Anaphylaxis is a serious, life-threatening reaction to a food, drug, substance (like latex), or insect bite. Knowing the signs and symptoms of anaphylaxis and how to properly respond can mean the difference between life and death.
For someone with a serious food allergy, that means talking to your doctor and having them detail what symptoms to look for, how to operate the epinephrine auto-injector they have prescribed, and what to do after epinephrine has been administered.
For others — parents, grandparents, friends, babysitters, caregivers, teachers, restaurant workers, etc — one alternative to consider is enrolling in a training course.
Having never taken anaphylaxis training other than that provided by our daughter’s allergist and from my own reading, I opted for the online Anaphylaxis and Epinephrine Auto-Injector course offered by the American Red Cross (ARC) with an eye toward seeing how well it addressed the issues I thought important. The course is offered on the ARC website for $22 for which I paid by credit card.
The training takes about 20-30 minutes to complete and is divided into the following sections:
- Part 1 — Introduction
- Part 2 — What is anaphylaxis?
- Signs and Symptoms
- Would You Recognize Anaphylaxis?
- Check Your Understanding
- Part 3 — Symptoms
- The Three Cs: Check, Call, Care
- Using an Epinephrine Auto-Injector
- Time for Action
- Check Your Understanding
- Part 4 — How to Help
- Part 5 — Learning Assessment
Part 1 provides a short introductory video, parts 2-4 provide a series of short videos followed by quizzes to gauge your understanding, and Part 5 is a final test to see how well you retain the information. Score 80% or better on the test and you can claim a certificate of completion for the course to print locally and you can take the test as many times as you like until you pass.
Though the course was reasonably comprehensive, there were a number of issues I wish they had addressed differently:
- The criteria they use for determining whether an allergic reaction rises to the level of anaphylaxis differs from that advocated by FARE or the American Academy of Pediatrics. I prefer the criteria developed by the experts —FARE and the AAP— over the criteria provided by the course;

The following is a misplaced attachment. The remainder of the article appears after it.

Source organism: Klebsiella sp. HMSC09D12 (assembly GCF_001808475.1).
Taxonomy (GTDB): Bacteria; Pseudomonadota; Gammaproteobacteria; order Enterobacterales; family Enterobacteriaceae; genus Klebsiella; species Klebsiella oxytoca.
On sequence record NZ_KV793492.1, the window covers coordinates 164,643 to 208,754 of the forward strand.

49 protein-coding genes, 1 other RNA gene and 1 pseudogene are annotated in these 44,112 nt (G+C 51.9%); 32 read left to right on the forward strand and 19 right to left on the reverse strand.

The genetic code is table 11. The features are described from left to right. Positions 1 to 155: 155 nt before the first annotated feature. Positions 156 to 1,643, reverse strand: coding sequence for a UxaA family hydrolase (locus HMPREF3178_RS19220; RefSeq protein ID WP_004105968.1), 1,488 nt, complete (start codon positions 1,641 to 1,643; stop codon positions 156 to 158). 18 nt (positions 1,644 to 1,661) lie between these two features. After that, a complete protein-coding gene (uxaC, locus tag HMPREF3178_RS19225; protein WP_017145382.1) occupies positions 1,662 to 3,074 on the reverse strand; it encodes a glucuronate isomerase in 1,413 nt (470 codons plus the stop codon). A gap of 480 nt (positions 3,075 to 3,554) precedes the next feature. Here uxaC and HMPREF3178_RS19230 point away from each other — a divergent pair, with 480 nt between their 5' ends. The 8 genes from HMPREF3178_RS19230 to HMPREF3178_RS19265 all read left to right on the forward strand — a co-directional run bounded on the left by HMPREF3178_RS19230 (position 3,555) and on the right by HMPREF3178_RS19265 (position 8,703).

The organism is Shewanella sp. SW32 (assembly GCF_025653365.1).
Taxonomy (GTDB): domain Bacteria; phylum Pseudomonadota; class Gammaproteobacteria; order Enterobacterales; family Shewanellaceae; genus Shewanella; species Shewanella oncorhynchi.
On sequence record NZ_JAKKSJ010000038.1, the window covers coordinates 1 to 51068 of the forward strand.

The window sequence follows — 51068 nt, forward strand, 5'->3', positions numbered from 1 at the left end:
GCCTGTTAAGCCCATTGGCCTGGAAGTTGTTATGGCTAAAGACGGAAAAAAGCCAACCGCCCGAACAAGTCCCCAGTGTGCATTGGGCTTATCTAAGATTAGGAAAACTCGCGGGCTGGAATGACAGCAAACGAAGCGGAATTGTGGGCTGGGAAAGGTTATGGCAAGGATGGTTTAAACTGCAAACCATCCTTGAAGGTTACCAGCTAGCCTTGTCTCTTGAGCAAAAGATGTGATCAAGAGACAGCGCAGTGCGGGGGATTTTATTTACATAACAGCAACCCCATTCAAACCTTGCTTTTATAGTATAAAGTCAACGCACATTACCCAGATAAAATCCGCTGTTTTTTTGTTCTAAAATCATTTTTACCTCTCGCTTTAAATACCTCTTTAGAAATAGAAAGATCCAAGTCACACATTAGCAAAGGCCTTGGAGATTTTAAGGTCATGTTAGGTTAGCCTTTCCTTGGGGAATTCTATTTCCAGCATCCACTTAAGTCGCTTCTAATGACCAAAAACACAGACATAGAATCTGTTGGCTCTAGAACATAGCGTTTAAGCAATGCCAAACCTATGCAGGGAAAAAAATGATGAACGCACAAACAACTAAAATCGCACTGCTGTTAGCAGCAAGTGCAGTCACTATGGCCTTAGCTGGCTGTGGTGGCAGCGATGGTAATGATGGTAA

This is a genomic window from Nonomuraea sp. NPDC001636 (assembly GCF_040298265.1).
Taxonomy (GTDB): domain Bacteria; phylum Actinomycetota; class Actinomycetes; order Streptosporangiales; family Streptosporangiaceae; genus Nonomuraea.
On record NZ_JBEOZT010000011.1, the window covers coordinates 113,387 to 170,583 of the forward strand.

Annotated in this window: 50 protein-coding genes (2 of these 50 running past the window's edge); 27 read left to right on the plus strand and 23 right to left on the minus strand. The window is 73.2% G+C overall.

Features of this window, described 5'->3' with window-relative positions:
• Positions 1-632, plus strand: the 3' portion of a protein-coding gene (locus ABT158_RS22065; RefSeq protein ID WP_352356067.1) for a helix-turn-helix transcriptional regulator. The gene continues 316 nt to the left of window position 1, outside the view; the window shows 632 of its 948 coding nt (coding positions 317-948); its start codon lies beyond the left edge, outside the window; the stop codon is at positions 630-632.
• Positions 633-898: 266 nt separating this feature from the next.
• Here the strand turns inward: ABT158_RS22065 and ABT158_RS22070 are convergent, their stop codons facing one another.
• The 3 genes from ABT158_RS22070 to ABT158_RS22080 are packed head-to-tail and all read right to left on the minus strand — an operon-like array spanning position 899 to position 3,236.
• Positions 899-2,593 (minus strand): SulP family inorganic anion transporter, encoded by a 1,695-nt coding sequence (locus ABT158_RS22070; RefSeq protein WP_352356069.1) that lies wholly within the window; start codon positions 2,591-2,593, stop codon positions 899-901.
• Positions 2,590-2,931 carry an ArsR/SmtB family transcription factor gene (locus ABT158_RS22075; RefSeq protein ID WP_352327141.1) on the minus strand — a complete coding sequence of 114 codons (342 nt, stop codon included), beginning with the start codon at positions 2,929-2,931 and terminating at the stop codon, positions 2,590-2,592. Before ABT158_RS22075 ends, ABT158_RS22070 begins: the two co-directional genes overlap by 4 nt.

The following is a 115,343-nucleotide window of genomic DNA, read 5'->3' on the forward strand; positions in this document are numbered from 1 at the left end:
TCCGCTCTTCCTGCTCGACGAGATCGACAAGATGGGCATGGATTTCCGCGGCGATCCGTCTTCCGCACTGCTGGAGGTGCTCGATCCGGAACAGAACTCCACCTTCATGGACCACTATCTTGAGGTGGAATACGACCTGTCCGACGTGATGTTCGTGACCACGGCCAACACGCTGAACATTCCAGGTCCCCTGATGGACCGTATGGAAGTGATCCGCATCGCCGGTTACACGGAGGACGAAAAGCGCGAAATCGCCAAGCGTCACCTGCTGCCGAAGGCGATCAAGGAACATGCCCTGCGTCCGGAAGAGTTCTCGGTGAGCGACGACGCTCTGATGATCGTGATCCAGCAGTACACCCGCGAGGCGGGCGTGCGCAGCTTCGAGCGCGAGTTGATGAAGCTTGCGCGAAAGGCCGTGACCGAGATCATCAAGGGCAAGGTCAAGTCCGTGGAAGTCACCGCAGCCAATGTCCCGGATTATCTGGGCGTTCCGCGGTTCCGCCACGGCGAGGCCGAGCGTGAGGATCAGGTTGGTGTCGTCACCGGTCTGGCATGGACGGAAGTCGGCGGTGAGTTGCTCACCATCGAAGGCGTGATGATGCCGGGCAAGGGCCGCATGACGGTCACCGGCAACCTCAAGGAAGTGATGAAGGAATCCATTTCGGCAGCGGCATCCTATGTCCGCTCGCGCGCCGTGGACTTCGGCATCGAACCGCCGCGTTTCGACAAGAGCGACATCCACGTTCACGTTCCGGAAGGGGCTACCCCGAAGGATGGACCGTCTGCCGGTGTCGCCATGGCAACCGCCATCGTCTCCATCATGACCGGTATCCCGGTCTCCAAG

- They assume the patient is carrying an auto-injector but make no mention of stock epinephrine auto-injectors that may be available at schools and other venues;
- They assert that you should not administer an epinephrine auto-injector if it has expired, but a recently expired auto-injector is better than no auto-injector at all;
- They only provide instructions for the administration of the EpiPen brand of auto-injector. Instructions for other alternatives should have been included. (You can find them here.)
- They use older instructions stating that an EpiPen should be held against the thigh for 10 seconds during administration. Current instructions for EpiPen state 3 seconds.
The course is rudimentary, providing a very basic understanding of anaphylaxis and how and when to administer an epinephrine auto-injector. That said, it touched on the majority of issues I would want a caretaker of my child with food allergies to understand when followed by the corrections/additions I describe above.
If you would like to take the course, the American Red Cross is offering readers of SnackSafely.com a 20% discount from the $22 list price by using code BGCS0621 at checkout. The code is valid through May 2021.
Important note: This is not an endorsement for the training; please use your own judgement when deciding whether to take this course. SnackSafely.com has not and will not receive compensation from the American Red Cross or any other entity in exchange for this review, referrals from this site, or discounts provided by the ARC.